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THE AISLE SEAT - by Mike McGranaghan


Embarrassing confession time: As a child, I had a lot of albums by Alvin and the Chipmunks. In particular, I remember listening often to “Chipmunk Punk,” in which they covered 80’s alt rock, and “Urban Chipmunk,” which somehow made country music seem more tolerable to me. I’m not sure why I thought these albums were so great, except that I had an overall fondness for novelty records. So I did not go into the new movie Alvin and the Chipmunks with a chip on my shoulder. This is the kind of film that’s very easy for a critic to criticize; it’s a straight-up-the-middle attempt to create a franchise. There’s no pretense of art here, just a desire to exploit the titular characters’ popularity for maximum financial gain. Nostalgia counts for something, I suppose, so while I wouldn’t exactly recommend this thing, I at least found it kind of innocuous.

The film does not start off promisingly. In the opening scene, we find Alvin, Simon, and Theodore in a tree, singing the annoyingly ubiquitous Daniel Powter hit “Bad Day.” (If that’s not enough to make you want to run for the hills, I don’t know what is.) When their tree is cut down, they head elsewhere, eventually ending up in the home of struggling musician David Seville (Jason Lee). Once Dave wraps his mind around the fact that three computer generated musically-inclined rodents are in his home, he decides to present them to the head of his record label, Ian Hawk (David Cross). Surprisingly, Dave never stops to wonder where these chipmunks learned such pop culture favorites as “Funkytown.” Or where they learned to read, for that matter.

Hawk has dollar signs dancing in his eyes, and he sends Alvin and the boys on a whirlwind concert tour, complete with interviews, photo shoots, and music video productions. He bribes them with all the toys and junk food a critter could ever want. Dave, meanwhile, would prefer that they get rest, eat right, and perform under the supervision of a mature, responsible adult. A figurative battle for their souls breaks out between record exec and concerned parental figure.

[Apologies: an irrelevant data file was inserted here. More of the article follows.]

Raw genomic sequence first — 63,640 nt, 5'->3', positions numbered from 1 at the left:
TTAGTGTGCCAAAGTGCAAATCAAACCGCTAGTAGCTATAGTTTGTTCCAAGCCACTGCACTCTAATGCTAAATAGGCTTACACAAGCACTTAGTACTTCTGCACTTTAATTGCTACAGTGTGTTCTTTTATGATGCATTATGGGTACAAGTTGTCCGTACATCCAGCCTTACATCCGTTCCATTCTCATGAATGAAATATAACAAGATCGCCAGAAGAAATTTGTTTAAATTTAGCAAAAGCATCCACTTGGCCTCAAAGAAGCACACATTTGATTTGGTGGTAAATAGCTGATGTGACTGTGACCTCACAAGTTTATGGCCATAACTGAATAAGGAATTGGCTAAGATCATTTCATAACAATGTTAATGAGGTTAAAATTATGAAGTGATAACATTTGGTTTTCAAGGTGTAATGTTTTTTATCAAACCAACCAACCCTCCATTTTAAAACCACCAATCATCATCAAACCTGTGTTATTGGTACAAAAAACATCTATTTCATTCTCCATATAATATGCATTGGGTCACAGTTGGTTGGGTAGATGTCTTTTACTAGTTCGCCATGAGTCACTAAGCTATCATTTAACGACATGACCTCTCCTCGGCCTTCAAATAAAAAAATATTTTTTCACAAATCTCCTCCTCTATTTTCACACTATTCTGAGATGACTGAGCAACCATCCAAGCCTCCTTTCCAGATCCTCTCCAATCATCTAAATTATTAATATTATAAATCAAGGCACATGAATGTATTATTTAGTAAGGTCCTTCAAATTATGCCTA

Here’s where Alvin and the Chipmunks got marginally more interesting for me. At some subtle level, the film is commenting on the way the entertainment business exploits – then spits out – young talent. Under Ian Hawk’s never-say-no-to-anything tutelage, the chipmunks stand to end up just like furrier versions of Lindsay Lohen and Britney Spears. The movie is clear that, while a glitzy show-biz lifestyle might be tons of fun, it’s a highway to hell without someone looking after your best interests. What a good message to put in front of kids, especially in a time when too many children’s films - like the appalling Bratz - make it seem like celebrity is the cure-all for whatever ails you.

When you stop and think about it, there was nothing particularly groundbreaking about Alvin and the Chipmunks. Basically, creator Ross Bagdasarian figured out how to speed up recorded voices so they sounded squeaky, and then he created a trio of barely distinguishable characters to accompany this unusual sound. Nevertheless, it struck a chord with millions of children.

It still does. I think Alvin and the Chipmunks will be a slam-dunk with the little ones. During my screening of it, they could be heard laughing and carrying on with delight at each fart or poop-eating joke. (For some reason, family films can’t be without a few bodily fluid gags these days.) The music is bouncy, the visuals are lively, and there’s always something happening so that hyperactive little minds won’t grow bored.

Parents will, like me, probably find the picture underwhelming but painless. Hearing sped-up voices is funny when you’re six; as an adult, it has considerably less appeal, especially when supplemented with a hip-hop beat. At least Jason Lee, as always, is a charming guy to watch, and David Cross manages to get in some funny moments, although I felt like he wanted to break loose and make an edgier, R-rated version of this story. Now that I’d pay to see!

( 1/2 out of four)

Alvin and the Chipmunks is rated PG for some mild rude humor. The running time is 1 hour and 32 minutes.

To learn more about this film, check out Alvin and the Chipmunks

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